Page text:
fierce

[ feers ]
/ fɪərs /

adjective, fierc·er, fierc·est.

menacingly wild, savage, or hostile: fierce animals; a fierce look.
violent in force, intensity, etc.: fierce winds.
furiously eager or intense: fierce competition.
Informal. extremely bad or severe: a fierce cold.

QUIZZES

THINK YOU’VE GOT A HANDLE ON THIS US STATE NICKNAME QUIZ?

Did you ever collect all those state quarters? Put them to good use on this quiz about curious state monikers and the facts around them.
Question 1 of 8
Mississippi’s nickname comes from the magnificent trees that grow there. What is it?

Origin of fierce

First recorded in 1300–1350; Middle English fiers, fers, from Old French fiers, fers, from Latin ferus “wild, fierce”; cf. feral1, ferocious

synonym study for fierce

1. Fierce, ferocious, truculent suggest vehemence and violence of temper, manner, or action: fierce in repelling a foe. Ferocious implies fierceness or cruelty, especially of a bloodthirsty kind, in disposition or action: a ferocious glare; ferocious brutality toward helpless refugees. Truculent suggests an intimidating or bullying fierceness of manner or conduct: His truculent attitude kept them terrified and submissive.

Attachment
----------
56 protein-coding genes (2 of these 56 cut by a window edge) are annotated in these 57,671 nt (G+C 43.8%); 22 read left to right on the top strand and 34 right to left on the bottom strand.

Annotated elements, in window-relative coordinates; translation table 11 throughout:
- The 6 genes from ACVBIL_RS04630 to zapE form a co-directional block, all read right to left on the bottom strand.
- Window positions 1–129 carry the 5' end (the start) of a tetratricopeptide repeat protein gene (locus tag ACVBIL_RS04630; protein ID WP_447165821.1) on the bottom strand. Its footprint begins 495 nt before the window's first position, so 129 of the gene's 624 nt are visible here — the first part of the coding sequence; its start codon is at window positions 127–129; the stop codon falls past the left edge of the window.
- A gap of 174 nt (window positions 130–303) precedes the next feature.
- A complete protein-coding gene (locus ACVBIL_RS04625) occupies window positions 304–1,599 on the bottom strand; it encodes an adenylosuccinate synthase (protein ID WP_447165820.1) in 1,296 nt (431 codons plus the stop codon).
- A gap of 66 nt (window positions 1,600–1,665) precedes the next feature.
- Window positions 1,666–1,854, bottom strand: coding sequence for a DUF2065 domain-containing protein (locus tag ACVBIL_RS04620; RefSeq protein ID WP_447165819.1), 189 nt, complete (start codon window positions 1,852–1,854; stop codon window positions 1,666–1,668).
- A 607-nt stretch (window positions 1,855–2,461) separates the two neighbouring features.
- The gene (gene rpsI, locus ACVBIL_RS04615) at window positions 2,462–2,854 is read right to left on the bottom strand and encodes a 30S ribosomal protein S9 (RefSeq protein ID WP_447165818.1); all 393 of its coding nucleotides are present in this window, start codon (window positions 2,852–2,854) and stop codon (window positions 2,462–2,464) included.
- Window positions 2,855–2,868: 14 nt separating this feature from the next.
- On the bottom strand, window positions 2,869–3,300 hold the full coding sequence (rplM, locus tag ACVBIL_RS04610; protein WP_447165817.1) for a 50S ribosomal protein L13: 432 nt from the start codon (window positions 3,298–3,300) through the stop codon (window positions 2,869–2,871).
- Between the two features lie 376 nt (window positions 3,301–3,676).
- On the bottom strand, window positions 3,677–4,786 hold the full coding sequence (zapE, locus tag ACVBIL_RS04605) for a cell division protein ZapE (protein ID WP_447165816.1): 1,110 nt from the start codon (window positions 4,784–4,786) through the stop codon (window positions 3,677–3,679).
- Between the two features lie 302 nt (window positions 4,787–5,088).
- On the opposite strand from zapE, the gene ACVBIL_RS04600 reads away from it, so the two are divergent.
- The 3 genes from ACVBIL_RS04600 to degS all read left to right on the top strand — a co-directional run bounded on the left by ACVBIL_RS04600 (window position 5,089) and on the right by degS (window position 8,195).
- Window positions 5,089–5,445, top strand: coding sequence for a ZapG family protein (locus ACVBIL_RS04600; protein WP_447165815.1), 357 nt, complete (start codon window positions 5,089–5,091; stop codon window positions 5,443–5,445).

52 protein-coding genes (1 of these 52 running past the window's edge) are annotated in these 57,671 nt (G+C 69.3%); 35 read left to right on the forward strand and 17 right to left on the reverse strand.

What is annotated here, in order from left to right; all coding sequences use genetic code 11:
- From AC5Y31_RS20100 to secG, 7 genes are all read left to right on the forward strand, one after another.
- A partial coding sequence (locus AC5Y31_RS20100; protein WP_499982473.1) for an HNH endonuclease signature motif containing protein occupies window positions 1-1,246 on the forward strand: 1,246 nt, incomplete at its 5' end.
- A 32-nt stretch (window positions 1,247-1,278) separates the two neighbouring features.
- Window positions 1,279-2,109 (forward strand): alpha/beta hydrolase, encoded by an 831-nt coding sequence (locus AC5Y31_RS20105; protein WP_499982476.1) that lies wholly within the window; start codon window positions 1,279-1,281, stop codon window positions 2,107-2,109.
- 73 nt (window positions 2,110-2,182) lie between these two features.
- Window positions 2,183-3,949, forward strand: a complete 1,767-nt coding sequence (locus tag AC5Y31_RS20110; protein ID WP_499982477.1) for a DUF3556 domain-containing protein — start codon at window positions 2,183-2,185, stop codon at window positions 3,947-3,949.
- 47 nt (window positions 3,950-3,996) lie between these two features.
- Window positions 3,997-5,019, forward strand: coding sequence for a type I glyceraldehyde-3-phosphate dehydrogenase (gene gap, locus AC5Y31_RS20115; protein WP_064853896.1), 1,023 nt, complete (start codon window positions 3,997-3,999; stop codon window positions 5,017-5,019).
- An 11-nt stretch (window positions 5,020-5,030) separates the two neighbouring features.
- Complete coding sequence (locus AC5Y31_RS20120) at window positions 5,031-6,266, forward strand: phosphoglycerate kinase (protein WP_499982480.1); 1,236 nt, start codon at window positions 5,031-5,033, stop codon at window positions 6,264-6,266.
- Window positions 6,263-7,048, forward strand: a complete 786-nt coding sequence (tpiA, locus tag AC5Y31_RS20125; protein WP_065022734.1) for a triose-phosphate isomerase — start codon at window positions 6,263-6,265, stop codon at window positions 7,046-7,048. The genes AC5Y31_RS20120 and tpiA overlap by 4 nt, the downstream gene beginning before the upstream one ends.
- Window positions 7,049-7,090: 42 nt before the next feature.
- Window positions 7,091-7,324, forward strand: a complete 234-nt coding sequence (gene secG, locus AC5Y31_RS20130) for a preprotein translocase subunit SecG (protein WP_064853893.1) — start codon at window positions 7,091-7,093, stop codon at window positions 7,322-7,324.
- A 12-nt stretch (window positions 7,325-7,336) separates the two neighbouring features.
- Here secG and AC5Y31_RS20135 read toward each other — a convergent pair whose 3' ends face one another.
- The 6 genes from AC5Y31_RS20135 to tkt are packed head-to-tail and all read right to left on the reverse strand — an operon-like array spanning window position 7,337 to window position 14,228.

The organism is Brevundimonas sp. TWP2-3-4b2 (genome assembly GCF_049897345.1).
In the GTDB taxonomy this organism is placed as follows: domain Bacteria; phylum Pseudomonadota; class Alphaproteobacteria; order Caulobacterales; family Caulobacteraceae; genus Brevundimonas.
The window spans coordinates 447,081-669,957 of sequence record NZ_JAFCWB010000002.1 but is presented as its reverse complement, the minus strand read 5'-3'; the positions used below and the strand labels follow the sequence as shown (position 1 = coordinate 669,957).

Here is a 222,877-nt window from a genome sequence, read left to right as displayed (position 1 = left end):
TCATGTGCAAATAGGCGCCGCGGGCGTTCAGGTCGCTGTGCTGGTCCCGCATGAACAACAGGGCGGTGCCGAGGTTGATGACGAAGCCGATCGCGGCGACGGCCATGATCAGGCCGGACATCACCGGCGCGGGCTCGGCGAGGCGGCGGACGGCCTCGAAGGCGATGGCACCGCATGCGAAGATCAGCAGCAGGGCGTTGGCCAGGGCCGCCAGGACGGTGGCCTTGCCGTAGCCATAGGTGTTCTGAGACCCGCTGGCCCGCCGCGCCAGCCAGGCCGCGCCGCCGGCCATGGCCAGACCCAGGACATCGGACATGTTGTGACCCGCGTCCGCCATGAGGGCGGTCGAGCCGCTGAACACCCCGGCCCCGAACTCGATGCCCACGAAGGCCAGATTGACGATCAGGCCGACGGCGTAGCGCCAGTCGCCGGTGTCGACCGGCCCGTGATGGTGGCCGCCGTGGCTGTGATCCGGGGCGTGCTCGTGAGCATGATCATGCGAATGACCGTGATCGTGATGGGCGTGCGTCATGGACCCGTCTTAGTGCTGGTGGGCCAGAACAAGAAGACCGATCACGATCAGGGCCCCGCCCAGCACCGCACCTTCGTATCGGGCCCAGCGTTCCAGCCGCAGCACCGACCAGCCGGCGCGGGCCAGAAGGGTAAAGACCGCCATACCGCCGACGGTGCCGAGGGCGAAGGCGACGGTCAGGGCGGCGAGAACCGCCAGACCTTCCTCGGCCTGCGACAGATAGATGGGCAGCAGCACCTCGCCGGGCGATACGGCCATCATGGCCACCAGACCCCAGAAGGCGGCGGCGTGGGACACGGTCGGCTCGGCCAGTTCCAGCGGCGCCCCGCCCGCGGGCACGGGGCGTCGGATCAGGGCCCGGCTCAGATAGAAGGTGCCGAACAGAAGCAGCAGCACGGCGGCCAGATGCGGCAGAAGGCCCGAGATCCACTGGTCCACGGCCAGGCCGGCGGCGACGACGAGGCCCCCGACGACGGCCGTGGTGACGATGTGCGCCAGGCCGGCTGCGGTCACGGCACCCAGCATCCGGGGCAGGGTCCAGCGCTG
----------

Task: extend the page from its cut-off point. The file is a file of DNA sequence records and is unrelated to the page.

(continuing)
OTHER WORDS FROM fierce

Dictionary.com Unabridged Based on the Random House Unabridged Dictionary, © Random House, Inc. 2020

Example sentences from the Web for fierce

British Dictionary definitions for fierce

fierce
/ (fɪəs) /

adjective

having a violent and unrestrained nature; savagea fierce dog
wild or turbulent in force, action, or intensitya fierce storm
vehement, intense, or strongfierce competition
informal very disagreeable or unpleasant

Derived forms of fierce

fiercely, adverbfierceness, noun

Word Origin for fierce

C13: from Old French fiers, from Latin ferus
Collins English Dictionary - Complete & Unabridged 2012 Digital Edition © William Collins Sons & Co. Ltd. 1979, 1986 © HarperCollins Publishers 1998, 2000, 2003, 2005, 2006, 2007, 2009, 2012